Monday, December 30, 2013
2013: The Top 10 List (Part I)
For now, we'll have to make do with what has become an annual tradition - a countdown to the Top 10 most significant developments for the past year. Some on this list will be familiar, some perhaps not. And as usual, I have my own reasons (which I'll try to explain) for why I think a development is signficant.
This year, I am breaking the post into two parts. Not so much to speed-up the countdown to Post No. 500, but to continue on with the suspense-building tradition of bifurcating Top 10 lists (see Pitchfork's Top Albums list, for instance).
So here goes Part I, in which I'll summarize 10 through 6. Tomorrow, we'll conclude the year with Part II, in which I outline the five most important developments of 2013.
10. State Legislatures Continue Examining Non-Compete Agreements. Every January we see legislatures consider a host of new bills - many of which are unpassable sops to constituents. It has become commonplace to see the introduction of bills regulating non-compete agreements. This year was no different, as legislatures in Minnesota, Illinois, New Jersey, Connecticut, and Oklahoma all considered regulating various aspects of non-compete law. For a take on the Oklahoma bill, read my post from June 10.
9. First Circuit Addresses Scope of "Solicitation." One of the year's more interesting circuit opinions comes from Massachusetts and the always-reliable Judge Selya. The case of Corporate Techs. v. Hartnett addressed a frequent problem posed by non-solicitation covenants: just what is a "solicitation" anyway? The case pragmatically concludes that there is no real viability to a "first contact" rule, and that business realities must play some role in assessing whether an employee has impermissibly solicited a client in violation of a contractual restriction. For a summary of Hartnett, read my October 17 post.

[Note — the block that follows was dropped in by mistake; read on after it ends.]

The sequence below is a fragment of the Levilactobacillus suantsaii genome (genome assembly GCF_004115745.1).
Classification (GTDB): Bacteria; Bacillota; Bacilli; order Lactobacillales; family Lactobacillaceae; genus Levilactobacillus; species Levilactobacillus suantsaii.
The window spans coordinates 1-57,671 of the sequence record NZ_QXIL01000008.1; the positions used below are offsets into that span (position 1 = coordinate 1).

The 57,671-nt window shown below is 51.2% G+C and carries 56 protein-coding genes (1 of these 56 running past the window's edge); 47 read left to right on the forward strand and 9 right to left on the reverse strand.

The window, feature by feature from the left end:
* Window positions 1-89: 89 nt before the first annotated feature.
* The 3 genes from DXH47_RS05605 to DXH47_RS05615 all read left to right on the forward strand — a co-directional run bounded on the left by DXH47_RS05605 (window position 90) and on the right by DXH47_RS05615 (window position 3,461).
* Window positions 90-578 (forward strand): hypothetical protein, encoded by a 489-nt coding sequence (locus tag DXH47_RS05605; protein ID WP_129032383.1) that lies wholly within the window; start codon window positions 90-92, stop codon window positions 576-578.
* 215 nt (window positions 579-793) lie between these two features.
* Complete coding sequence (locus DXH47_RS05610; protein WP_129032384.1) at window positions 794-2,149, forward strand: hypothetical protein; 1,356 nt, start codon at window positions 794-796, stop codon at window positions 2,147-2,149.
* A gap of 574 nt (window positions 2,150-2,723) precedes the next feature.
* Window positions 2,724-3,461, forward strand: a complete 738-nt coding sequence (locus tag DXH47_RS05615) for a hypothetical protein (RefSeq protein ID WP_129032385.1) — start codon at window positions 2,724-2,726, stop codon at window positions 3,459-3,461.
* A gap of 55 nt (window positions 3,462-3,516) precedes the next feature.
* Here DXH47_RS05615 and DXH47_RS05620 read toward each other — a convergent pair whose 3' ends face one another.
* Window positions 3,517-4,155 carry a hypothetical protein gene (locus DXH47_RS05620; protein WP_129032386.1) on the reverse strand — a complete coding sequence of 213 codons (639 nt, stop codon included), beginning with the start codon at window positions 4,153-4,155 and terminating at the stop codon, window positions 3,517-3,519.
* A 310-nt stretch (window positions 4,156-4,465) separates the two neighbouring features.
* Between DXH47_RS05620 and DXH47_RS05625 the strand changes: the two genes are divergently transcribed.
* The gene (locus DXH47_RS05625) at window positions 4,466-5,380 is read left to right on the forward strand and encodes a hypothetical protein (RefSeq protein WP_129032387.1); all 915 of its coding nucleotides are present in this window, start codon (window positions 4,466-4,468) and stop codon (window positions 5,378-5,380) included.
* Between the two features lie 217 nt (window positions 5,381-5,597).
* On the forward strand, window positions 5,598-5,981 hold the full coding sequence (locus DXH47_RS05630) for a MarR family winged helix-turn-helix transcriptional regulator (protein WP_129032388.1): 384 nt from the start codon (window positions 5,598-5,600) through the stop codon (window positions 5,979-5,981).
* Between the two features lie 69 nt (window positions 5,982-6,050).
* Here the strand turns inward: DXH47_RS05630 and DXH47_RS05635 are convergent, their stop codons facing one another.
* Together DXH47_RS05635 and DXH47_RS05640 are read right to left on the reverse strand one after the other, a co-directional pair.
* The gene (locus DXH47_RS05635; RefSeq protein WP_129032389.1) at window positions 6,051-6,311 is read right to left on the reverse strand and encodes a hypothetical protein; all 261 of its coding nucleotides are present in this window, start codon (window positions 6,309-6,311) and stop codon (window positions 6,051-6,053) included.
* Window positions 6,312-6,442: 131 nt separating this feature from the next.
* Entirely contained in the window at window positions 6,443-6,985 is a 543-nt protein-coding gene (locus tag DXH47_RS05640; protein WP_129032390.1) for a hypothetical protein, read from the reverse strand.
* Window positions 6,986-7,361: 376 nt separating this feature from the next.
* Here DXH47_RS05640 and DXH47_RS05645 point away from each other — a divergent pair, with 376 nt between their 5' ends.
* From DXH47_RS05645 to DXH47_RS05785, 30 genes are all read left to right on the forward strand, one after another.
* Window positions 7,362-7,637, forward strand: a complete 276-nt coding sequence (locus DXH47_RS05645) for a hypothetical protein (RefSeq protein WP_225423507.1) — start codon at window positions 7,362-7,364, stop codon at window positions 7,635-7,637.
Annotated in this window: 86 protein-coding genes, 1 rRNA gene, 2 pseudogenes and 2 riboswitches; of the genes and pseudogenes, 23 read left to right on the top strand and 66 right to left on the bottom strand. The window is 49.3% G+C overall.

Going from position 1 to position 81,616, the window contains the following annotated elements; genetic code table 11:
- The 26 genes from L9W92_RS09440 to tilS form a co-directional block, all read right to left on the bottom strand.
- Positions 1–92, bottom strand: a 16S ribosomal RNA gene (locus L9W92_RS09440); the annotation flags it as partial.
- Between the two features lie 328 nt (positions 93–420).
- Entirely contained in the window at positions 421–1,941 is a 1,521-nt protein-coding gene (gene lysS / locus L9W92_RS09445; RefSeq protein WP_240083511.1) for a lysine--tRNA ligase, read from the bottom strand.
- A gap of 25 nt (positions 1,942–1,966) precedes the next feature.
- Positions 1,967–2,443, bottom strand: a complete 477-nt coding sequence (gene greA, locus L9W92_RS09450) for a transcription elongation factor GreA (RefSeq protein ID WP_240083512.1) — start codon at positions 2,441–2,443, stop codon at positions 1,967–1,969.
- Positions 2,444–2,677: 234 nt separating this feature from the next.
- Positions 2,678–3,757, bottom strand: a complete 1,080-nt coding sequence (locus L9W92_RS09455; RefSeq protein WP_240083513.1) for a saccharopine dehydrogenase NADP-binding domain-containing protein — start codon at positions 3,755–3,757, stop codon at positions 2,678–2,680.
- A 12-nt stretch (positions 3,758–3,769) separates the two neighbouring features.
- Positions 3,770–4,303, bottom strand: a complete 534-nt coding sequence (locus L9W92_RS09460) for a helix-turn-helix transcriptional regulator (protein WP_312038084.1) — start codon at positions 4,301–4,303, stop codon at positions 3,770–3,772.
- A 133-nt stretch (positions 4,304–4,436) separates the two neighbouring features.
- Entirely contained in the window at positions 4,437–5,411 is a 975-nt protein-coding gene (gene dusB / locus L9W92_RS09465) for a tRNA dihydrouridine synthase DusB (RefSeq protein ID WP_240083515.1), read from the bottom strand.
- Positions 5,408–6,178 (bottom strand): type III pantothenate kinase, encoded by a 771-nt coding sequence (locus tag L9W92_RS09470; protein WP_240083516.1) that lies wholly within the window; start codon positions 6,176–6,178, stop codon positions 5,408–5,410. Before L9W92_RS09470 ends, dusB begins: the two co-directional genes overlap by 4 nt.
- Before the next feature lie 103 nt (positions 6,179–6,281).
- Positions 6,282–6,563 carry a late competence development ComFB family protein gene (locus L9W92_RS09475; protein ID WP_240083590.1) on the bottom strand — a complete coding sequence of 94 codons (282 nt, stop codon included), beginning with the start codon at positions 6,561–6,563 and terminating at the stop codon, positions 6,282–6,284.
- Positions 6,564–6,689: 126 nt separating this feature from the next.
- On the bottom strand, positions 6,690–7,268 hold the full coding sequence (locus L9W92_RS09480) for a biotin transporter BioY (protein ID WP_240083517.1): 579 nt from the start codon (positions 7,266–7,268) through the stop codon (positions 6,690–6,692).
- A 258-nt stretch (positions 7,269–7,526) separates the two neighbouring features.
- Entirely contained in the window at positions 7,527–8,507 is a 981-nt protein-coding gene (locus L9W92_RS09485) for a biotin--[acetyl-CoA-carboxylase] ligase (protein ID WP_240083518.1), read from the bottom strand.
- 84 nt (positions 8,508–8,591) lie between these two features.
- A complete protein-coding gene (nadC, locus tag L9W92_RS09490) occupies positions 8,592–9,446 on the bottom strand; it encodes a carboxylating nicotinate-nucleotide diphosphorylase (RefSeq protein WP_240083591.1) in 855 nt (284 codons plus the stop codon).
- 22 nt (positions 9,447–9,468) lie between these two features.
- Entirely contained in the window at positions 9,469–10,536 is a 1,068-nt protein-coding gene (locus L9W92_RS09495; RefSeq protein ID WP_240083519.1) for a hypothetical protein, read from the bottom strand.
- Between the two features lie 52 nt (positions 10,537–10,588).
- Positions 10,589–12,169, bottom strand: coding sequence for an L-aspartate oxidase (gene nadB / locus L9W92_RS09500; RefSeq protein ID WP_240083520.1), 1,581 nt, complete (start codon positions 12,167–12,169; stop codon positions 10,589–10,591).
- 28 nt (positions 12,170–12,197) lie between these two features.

8. Fracking Bills Intersect Public Policy with Trade Secret Rights. For those of you interested in our country's continuing debate over energy independence, the very word "fracking" can invoke a visceral reaction. It is beyond dispute, however, that the renewed interest in fracking as a means of energy production has led to job creation, particularly in areas hard-hit by the recession (including my state of Illinois). As a result, state legislatures are considering or enacting bills to allow (and heavily regulate) this method of energy production. But in doing so, states are having to consider how to protect the trade secret rights of oil and gas producers. Understandably, many environmental groups want to know what kinds of chemicals the producers are using in their fluid compositions (which is critical to the fracking method). And this leads to an explosive intersection of public policy and private ordering of trade secret rights. For my take on the issues likely to come up time and again in fracking cases, read my May 2 post.
7. Supreme Court Validates Use of Forum Selection Clauses. It is near-sacrilege on this blog to discuss matters related to venue and jurisdiction, if only to prevent internet-induced boredom. But there is no doubt for practitioners that these issues are important to understand. For the second straight year, the Supreme Court has issued an opinion that will be critical for those attorneys who deal with the enforceability of non-compete agreements. While last year's decision dealt with arbitrability, this year, the Court reaffirmed the notion that forum selection clauses are presumptively enforceable. As it stands right now, the only real method of shifting venue when the underlying contract contains a forum selection clause is to argue third-party inconvenience. For my summary of the Atlantic Marine case, read my post from last week.
6. Courts of Appeal Affirm EEA Convictions. The Economic Espionage Act continues to generate much discussion among commentators, particular given the importance of trade secrets in our economy. This year, we saw two courts of appeal affirm EEA convictions arising out of theft of trade secrets. In one case, the Seventh Circuit affirmed Hanjuan Jin's conviction arising from her misappropriation of technology from Motorola (though the technology is now somewhat dated). In the more interesting case, the Sixth Circuit affirmed the convictions of Clark Roberts and Sean Howley for misappropriating Goodyear's tire-assembly machine technology. But it reversed the sentences the district court imposed, particularly given Goodyear's inability to describe adequately the economic loss it incurred from the theft. For my discussion of the Goodyear case, read my February 6 discussion in USA v. Roberts.
Stay tuned for Part II (5 through 1) tomorrow afternoon, featuring proposed federal legislation, criminal convictions under the Computer Fraud and Abuse Act, and developments in Illinois.